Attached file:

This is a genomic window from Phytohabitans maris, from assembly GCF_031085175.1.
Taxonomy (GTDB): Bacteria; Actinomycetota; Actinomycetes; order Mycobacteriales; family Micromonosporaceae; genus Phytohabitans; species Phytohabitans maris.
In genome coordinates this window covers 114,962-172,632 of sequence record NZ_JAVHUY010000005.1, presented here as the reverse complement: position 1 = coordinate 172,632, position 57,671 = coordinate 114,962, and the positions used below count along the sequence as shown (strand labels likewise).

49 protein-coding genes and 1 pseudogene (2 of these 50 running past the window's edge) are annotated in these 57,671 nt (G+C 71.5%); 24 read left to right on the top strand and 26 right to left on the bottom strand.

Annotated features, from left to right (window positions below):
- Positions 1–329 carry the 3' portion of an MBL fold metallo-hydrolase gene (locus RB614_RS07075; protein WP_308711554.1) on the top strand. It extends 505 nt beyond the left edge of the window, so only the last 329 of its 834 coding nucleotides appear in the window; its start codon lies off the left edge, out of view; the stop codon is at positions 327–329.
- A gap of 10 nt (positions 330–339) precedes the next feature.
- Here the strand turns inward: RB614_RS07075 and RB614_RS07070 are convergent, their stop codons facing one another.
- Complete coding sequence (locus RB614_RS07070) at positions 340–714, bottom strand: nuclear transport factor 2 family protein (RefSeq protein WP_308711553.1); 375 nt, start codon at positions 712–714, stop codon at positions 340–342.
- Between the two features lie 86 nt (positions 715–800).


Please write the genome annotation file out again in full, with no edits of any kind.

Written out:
This is a genomic window from Phytohabitans maris, from assembly GCF_031085175.1.
Taxonomy (GTDB): Bacteria; Actinomycetota; Actinomycetes; order Mycobacteriales; family Micromonosporaceae; genus Phytohabitans; species Phytohabitans maris.
In genome coordinates this window covers 114,962-172,632 of sequence record NZ_JAVHUY010000005.1, presented here as the reverse complement: position 1 = coordinate 172,632, position 57,671 = coordinate 114,962, and the positions used below count along the sequence as shown (strand labels likewise).

49 protein-coding genes and 1 pseudogene (2 of these 50 running past the window's edge) are annotated in these 57,671 nt (G+C 71.5%); 24 read left to right on the top strand and 26 right to left on the bottom strand.

Annotated features, from left to right (window positions below):
- Positions 1–329 carry the 3' portion of an MBL fold metallo-hydrolase gene (locus RB614_RS07075; protein WP_308711554.1) on the top strand. It extends 505 nt beyond the left edge of the window, so only the last 329 of its 834 coding nucleotides appear in the window; its start codon lies off the left edge, out of view; the stop codon is at positions 327–329.
- A gap of 10 nt (positions 330–339) precedes the next feature.
- Here the strand turns inward: RB614_RS07075 and RB614_RS07070 are convergent, their stop codons facing one another.
- Complete coding sequence (locus RB614_RS07070) at positions 340–714, bottom strand: nuclear transport factor 2 family protein (RefSeq protein WP_308711553.1); 375 nt, start codon at positions 712–714, stop codon at positions 340–342.
- Between the two features lie 86 nt (positions 715–800).